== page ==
As stated previously, the monumental ``Dollar Bill'' serial paintings are the second earliest serial paintings, executed after the large stenciled soup cans. The advantages of screen-printing are its quality as a form of pure reproduction, capable of multiple repetition, with great efficiency and neutrality. Warhol had now found the ideal medium to de-personalize the production of his art works, and at the same time, the method appealed to his visual sense. With the high contrast between `figure' and `ground', the association of ink with print media and the ability to endlessly repeat a single image, Warhol's art was forever changed. In the consumer world, his first large-scale serial painting of soup cans mimic the confounding sight of the packed display shelves in American stores that spoke of great prosperity and overabundance in post-war society. The ``Dollar Bill'' series was followed by works such as 210 Coca Cola Bottles (June-July 1962, Daros Collection, Switzerland), referencing an even more international symbol of American consumerism. Warhol could also now freely adopt a filmic presentation that mirrored the pervasive presence of electronic and printed imagery in the world of the 1960s: films, television and newspapers saturated modern life through repetition. The technique of photo-silkscreening that began with Baseball was put to its most poetic use in the Death and Disaster paintings of 1963 that capture the raw humanism of tragic events in the cool detachment of repetitive, mind-numbing ubiquity. Warhol's celebrity portraits, which mined the rich dichotomy between public and private persona, also reached their apogee in the great Marilyn diptychs such as Marilyn's Lips (August-September 1962, Hirshhorn Museum and Sculpture Garden, Smithsonian Institution, Washington, D. C.).
The subject matter of 200 Dollar Bills was even more suited to Warhol's themes of seriality, consumerism and universal imagery than his famous soup cans. As the ultimate symbol of desire and attainment, status and worth, need and greed, the dollar bill is without peer in its internationalism and potent symbolism. Like the S&H Green Stamps, actual money is printed on large sheets of paper, and thus begins its life as a serial image before it is distributed into the wider world. But more importantly, its primacy as international currency was in its ascendance and the post-war boom in America was a recognized phenomenon, as the dollar bill became a symbol of America in its essence just at the time Warhol captured it as art. By repeating the image on a canvas of such large proportions as 200 Dollar Bills, the impact in relation to human scale is overwhelming and the message is clear. The viewer's field of vision is filled with an expanse of dollar bills, as we lose ourselves in an enveloping, overall image, with as much revolutionary impact as Pollock's drip paintings of an earlier generation. But Warhol dismissed the need for self-referential and expressive gestures; his intent is to mirror our world back to us in a manner that highlights the impersonality, the ubiquity and the over-abundance of our material surroundings. There is more than one apocryphal story as to the original source for money as a subject for Warhol. In one story Eleanor Ward, the director of Warhol's first major gallery, the Stable Gallery, claimed that she promised Warhol his first one-man show in exchange for a painting of her lucky two dollar bill. In another version, an art and antiques dealer named Muriel Laptow suggested Warhol paint what he liked best, and his answer was ``money.'' The general basis for most of these stories is Warhol's concept of money as a commodity, and the artist famously spoke of how art could be interchangeable with money hanging on the wall. But in relation to 200 One Hundred Dollar Bills, his most pertinent sentiment is the role of this image in his adoption of the silkscreen. In 1977, the artist stated in an interview, ``I started [silkscreening] when I was printing money. I had to draw it, and it came out looking too much like a drawing, so I thought wouldn't it be a great idea to have it printed. Somebody said you could just put it on silkscreens.'' (Glenn O'Brien, ``Interview with Andy Warhol, High Times, no. 24, August 1977, p. 34).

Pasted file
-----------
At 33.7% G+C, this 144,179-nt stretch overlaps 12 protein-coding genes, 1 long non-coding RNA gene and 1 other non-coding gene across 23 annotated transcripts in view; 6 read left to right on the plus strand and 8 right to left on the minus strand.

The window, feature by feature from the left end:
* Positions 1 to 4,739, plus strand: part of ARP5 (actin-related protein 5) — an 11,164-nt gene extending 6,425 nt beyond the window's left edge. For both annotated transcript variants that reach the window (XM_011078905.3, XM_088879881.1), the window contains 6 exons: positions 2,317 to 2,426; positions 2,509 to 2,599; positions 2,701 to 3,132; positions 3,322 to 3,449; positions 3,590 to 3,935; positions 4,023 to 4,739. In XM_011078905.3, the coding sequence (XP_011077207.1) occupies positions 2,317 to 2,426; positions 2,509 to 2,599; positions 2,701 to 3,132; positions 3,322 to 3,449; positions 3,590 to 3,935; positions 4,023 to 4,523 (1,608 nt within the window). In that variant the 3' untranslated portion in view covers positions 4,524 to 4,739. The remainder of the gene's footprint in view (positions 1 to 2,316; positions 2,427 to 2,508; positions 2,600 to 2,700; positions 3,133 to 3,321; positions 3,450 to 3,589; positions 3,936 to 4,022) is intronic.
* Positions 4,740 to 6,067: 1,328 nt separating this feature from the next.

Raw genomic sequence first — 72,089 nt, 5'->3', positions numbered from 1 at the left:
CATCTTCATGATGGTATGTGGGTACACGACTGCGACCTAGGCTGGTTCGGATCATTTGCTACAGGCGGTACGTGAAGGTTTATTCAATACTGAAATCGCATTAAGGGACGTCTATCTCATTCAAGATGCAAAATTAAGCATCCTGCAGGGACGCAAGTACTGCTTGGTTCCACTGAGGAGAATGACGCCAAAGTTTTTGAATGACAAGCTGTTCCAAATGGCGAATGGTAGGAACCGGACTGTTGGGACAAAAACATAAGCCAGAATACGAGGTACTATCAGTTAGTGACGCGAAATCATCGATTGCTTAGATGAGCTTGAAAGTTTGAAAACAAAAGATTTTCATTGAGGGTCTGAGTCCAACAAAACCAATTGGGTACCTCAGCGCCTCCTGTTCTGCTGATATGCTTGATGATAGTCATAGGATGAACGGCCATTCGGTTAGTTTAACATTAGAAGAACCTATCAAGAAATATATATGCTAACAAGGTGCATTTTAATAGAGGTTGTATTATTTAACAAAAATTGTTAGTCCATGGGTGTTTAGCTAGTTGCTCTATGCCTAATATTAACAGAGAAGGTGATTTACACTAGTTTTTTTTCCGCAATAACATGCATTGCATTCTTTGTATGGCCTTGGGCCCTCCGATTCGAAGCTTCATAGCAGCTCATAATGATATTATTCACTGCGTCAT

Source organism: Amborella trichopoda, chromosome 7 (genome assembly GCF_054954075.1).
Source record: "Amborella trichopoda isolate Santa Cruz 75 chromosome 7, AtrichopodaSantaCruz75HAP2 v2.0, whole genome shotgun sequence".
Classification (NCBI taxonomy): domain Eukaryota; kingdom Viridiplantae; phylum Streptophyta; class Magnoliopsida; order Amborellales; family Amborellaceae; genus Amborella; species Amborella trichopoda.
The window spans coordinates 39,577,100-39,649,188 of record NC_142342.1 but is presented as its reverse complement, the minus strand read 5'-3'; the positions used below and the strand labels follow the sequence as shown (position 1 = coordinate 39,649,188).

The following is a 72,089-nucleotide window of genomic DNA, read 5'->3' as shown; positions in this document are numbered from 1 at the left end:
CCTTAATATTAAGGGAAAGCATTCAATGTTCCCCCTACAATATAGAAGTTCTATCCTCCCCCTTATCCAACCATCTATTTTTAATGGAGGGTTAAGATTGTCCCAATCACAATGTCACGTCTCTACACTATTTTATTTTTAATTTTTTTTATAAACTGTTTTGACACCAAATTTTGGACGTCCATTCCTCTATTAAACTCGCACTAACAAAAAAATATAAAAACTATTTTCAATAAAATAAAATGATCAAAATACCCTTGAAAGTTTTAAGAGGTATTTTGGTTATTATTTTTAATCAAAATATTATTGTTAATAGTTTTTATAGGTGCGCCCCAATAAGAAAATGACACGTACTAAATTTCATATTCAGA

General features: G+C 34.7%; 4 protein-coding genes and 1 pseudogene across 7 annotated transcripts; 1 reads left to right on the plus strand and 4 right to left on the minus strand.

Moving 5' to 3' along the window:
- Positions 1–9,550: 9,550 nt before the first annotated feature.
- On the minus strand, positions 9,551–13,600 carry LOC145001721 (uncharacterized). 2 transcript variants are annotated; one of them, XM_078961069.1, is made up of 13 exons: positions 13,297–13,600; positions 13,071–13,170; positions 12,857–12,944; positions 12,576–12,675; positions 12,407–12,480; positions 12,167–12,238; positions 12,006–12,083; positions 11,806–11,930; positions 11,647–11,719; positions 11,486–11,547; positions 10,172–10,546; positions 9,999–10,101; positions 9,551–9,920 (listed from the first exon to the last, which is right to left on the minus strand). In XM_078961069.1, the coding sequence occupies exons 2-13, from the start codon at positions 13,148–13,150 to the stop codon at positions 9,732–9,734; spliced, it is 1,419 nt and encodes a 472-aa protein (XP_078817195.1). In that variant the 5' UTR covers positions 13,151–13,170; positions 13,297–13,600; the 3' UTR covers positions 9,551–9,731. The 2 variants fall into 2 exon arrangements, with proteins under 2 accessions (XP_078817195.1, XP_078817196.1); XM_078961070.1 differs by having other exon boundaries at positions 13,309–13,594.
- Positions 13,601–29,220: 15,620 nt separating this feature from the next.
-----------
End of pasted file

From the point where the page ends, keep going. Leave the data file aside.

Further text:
The apparent simplicity and naiveté of Warhol's work and the initial criticism of it as too readily recognizable and too accessible to qualify as art has long been confounded. As one who appreciated irony, Warhol could enjoy the controversy of his ultimate recognition and success, as well as his deeply significant influence on younger artists that followed him in the 20th Century. As the decades pass, Warhol's place in the pantheon of American artists becomes ever more strongly established and the rare major works from the inception of his `Pop Art' aesthetics, such as 200 One Dollar Bills, are testaments to a pivotal moment in art history.
Silkscreen ink and pencil on canvas
New York, Green Gallery, 1962 (Group Show)
Philadelphia, Institute of Contemporary Art, Andy Warhol, October - November 1965, cat. no. 27, illustrated (detail)
Boston, Institute of Contemporary Art, Andy Warhol, October - November 1966, cat. no. 3, illustrated (titled Dollar Bills)
Philadelphia, Institute of Contemporary Art, Grids, January - March 1972, illustrated
Zurich, Kunsthaus, Andy Warhol: ein Buch zur Ausstellung 1978 im Kunsthaus Zürich, May - July 1978, cat. no. 109
Milwaukee, Milwaukee Art Center; Richmond, Virginia Museum of Arts; Louisville, J.B. Speed Museum; New Orleans, New Orleans Museum of Art, Emergence & Progression: Six Contemporary Artists, October 1979 - September 1980, p. 71, illustrated
80 1/4 x 92 1/4 in. 203.8 x 234.3 cm.
Solomon Hudson, "Images of the Fine Arts", Penn Comment, vol. 2, no. 2, October 1965, p. 5, illustrated (detail)
Max Kozloff, "The Inert and the Frenetic", ArtForum, vol. 4, no. 7, March 1966, p. 44, illustrated
Christopher Finch, Pop Art: Object and Image, London, 1968, p. 151, illustrated (upside down)
Exh. Cat., Stockholm, Moderna Museet, Andy Warhol, 1968, n. p., illustrated on two consecutive pages
"A Creative Interest in Cash", Life, September 19, 1969, p. 52, illustrated
John Coplans, Andy Warhol, London, 1970, p. 38, illustrated
Rainer Crone, Andy Warhol, New York, 1970, cat. no. 547
Jean Lipman, "Money for Money's Sake," Art in America, vol. 58, no. 1, January - February 1970, p. 78, illustrated
Exh. Cat., London, Tate Gallery, Warhol, 1971, fig. 27, p. 45, illustrated
Rainer Crone and Wilfred Wiegand, Die Revolutionäre Ästhetik: Andy Warhol's, Darmstadt, 1972, p. 72, illustrated
Exh. Cat., New York, Whitney Museum of American Art, American Pop Art, 1974, fig. 95, illustrated
Rainer Crone, Das Bildnerische Werk Andy Warhols, Berlin, 1976, cat. no. 898
David Bourdon, Warhol, New York, 1989, pl. 103, p. 107, illustrated
Georg Frei and Neil Printz, The Andy Warhol Catalogue Raisonné: Paintings and Sculpture 1961-1963, vol. 1, Zurich and New York, 2002, cat. no. 125, p. 125, illustrated in color and fig. no. 113, p. 130, illustrated in color (at Institute of Contemporary Art, Philadelphia, 1965), fig. no. 116, p. 146, illustrated (with the artist in his studio, 1962) and fig. no. 121, p. 148, illustrated (at Green Gallery, New York in 1962)
Green Gallery, New York
Robert C. and Ethel Scull, New York
Sotheby's, New York, Contemporary Art from the Estate of the late Robert C. Scull, November 11th, 1986, Lot 28
Acquired by the present owner from the above